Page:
There is also a question as to whether this inscription represents the establishment of the imperial cult; that is, was this temple meant for the worship of Gaius and Lucius as members of the imperial family after their deaths? This is not a simple question because the whole idea of “emperor worship” was quite complicated to begin with. Eastern parts of the empire–used to the idea of god-kings–typically considered living emperors to be gods, but in the west–in places like Italy and France–Roman citizens normally found the idea of worshiping a living ruler repugnant.
At the same time, however, certain emperors–Augustus and Claudius, among others–were popular and influential enough to be deified after death. To further complicate matters, the emperor was such an important figure to the Romans that sacrifices were performed for his genius, or divine guardian spirit (though not to the man himself), in order that he might continue to defend the empire. Sacrifices to the gods were made, in the hopes of preserving the his health.
Anyway, without direct evidence and given the complexities of how Romans viewed the emperor and his family, I would say it is difficult to say for sure how ordinary Romans would have responded to this dedication. Some might have responded by remembering these young men as important symbols of imperial power, possibly. They probably would not have gone as far as worshiping them directly, but then again, as with the emperor, some of the actions taken to honor them might have taken on a religious dimension.
But, beyond all these political and religious considerations, I’d like to think that part of the reason for this dedication comes down to the love Agrippa had for his children and Augustus for his grandchildren. Every reference to the imperial family must be at some level political, but an imperial family is still a family. Parents love their children, and despite no clear evidence regarding how Agrippa and Augustus felt about the deaths of Gaius and Lucius, I’d be inclined to think that even they would have responded with grief, as humans inevitably do.
The architecture of the temple itself is wonderful, but I’m afraid I don’t have enough knowledge of Roman architecture to fully comment on the Maison Carree’s design. I found the Corinthian-style columns–characterized by the intricate carvings at the top–to be beautifully well-crafted. The building as a whole seems aesthetically well-balanced, but I would need to do more research on Roman architecture before being able to say anything further. All I can say is that it most definitely is worth a visit for anyone interested in the ancient world.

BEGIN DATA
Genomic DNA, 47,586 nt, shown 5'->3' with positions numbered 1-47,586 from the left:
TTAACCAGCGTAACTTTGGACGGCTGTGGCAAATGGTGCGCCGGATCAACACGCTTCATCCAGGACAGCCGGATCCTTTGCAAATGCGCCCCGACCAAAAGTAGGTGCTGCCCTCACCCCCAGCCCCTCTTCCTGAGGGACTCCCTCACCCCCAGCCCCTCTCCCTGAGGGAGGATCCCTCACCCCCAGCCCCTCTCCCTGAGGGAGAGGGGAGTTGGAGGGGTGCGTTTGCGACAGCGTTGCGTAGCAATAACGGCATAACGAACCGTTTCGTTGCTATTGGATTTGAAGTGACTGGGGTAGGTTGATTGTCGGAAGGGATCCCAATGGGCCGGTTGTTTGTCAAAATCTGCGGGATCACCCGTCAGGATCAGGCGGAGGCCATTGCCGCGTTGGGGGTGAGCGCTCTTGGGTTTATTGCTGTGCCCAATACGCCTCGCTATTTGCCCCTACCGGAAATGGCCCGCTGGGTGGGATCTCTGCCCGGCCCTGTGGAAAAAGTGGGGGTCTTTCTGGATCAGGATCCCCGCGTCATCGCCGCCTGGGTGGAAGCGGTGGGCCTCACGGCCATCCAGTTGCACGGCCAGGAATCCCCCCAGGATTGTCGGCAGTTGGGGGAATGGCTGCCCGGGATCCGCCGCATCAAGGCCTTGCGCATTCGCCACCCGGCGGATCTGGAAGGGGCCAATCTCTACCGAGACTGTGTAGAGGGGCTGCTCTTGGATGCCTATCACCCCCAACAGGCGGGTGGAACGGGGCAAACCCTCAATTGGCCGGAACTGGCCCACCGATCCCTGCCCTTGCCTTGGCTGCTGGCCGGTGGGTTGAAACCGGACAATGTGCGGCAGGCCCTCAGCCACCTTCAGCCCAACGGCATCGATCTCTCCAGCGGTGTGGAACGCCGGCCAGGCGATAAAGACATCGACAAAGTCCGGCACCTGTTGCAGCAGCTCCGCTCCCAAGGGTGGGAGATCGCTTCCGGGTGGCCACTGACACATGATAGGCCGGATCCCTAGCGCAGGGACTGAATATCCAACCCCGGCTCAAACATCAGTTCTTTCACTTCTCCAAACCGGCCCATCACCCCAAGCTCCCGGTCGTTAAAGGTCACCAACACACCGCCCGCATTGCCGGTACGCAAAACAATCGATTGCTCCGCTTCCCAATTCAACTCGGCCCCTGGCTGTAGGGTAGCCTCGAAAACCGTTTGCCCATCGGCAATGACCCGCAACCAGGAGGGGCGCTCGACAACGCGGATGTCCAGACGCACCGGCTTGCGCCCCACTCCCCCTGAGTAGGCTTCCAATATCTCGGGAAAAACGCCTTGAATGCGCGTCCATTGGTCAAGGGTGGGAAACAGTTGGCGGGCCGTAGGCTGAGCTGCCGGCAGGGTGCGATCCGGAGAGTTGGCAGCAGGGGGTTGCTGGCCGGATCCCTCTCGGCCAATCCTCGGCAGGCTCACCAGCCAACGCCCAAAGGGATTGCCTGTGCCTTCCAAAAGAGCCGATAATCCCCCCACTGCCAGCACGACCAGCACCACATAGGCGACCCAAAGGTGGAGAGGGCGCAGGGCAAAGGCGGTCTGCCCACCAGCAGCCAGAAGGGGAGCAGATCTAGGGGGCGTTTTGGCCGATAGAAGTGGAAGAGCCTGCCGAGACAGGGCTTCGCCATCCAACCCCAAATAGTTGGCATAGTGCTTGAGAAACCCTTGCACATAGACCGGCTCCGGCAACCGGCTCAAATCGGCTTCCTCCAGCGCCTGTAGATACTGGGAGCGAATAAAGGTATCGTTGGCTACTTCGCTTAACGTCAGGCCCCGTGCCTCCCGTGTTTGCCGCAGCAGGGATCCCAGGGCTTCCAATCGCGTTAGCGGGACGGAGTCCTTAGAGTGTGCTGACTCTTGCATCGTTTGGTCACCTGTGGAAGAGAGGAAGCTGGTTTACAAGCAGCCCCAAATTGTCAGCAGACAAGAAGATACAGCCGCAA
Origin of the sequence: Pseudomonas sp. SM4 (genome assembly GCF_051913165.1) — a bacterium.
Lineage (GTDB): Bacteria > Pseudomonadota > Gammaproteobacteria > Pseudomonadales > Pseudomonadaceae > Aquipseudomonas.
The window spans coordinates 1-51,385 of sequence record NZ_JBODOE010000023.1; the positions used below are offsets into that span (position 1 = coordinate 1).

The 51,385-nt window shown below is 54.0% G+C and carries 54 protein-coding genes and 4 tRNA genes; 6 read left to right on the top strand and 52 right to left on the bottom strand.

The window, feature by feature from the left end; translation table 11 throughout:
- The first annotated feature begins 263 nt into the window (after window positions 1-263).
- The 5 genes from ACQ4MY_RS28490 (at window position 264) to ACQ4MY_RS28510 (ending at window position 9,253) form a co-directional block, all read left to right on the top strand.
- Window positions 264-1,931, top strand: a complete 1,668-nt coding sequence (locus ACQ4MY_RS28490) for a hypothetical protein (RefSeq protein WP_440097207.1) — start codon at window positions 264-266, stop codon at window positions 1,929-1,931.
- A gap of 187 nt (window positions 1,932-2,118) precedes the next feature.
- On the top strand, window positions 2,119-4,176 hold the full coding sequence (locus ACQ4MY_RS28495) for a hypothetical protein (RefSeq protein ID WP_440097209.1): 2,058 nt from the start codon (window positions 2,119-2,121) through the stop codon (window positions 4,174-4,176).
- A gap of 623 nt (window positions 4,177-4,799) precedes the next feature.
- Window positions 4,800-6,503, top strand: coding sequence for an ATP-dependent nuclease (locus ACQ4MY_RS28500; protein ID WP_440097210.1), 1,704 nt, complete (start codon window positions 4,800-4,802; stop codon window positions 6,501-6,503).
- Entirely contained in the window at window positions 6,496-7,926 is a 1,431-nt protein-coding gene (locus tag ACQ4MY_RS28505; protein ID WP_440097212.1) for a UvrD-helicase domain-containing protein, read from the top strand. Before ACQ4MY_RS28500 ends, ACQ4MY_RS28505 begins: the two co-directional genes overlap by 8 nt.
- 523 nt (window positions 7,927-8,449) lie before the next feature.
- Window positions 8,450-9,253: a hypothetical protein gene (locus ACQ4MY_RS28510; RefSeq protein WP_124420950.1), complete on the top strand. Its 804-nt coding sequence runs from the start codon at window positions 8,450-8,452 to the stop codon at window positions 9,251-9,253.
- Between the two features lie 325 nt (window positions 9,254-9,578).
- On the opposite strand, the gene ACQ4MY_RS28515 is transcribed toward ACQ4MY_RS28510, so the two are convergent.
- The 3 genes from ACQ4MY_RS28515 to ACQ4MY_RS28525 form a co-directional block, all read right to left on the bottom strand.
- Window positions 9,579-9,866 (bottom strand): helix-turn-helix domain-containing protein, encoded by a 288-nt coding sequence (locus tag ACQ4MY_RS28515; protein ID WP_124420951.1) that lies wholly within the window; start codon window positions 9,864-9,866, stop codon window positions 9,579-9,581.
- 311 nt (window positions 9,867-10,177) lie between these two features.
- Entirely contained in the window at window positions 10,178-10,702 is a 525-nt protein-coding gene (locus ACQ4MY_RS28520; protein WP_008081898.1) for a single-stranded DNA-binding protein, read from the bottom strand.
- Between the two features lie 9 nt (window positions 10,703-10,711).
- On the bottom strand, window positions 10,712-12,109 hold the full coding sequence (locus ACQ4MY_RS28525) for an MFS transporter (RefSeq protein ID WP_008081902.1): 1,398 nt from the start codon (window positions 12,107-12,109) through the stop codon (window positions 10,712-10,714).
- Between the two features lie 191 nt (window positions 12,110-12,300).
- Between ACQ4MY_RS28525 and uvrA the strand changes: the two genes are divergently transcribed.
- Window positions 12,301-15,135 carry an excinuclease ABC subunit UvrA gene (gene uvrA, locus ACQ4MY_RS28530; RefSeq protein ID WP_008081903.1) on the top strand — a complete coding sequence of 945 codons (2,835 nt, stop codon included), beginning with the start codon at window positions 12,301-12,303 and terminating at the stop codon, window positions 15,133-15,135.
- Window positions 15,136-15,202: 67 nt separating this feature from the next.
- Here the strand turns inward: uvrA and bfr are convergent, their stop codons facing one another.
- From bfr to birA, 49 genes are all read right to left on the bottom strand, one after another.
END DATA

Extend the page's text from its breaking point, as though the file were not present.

There are informative signs located all around the temple, so that you’ll be sure to learn quite a bit about the temple and the ancient Romans during your visit. Inside the structure itself, which unfortunately was not accessible for me, it appears that visitors can actually watch a quick 3D movie about the history of Nimes. I couldn’t get onto the portico of the temple either. The area around the temple was accessible for me via a ramp, but the ground was bumpy and difficult to maneuver on.
The temple is located in a very nice part of Nimes, filled with shops and restaurants of all sorts. It can be quite enjoyable just to stroll through the town and take in the many wonderful historical sites, whether churches or ancient Roman temples. You will also find in Nimes a Roman amphitheatre and a defensive tower, but I was not able to visit those locations. Unfortunately, I happened to be in Nimes on a rather hot day, which made the strolling somewhat exhausting: the sun felt unusually blinding and harsh. If the heat proves tiring or if you need a quick break, you just stop by a local eatery and order several scoops of ice cream.
So, there I was, eating some of the best, most refreshing ice cream I’ve ever had, and behind me, there loomed a great, lasting symbol of the ancient Romans, still remaining 2000 years later: the Maison Caree.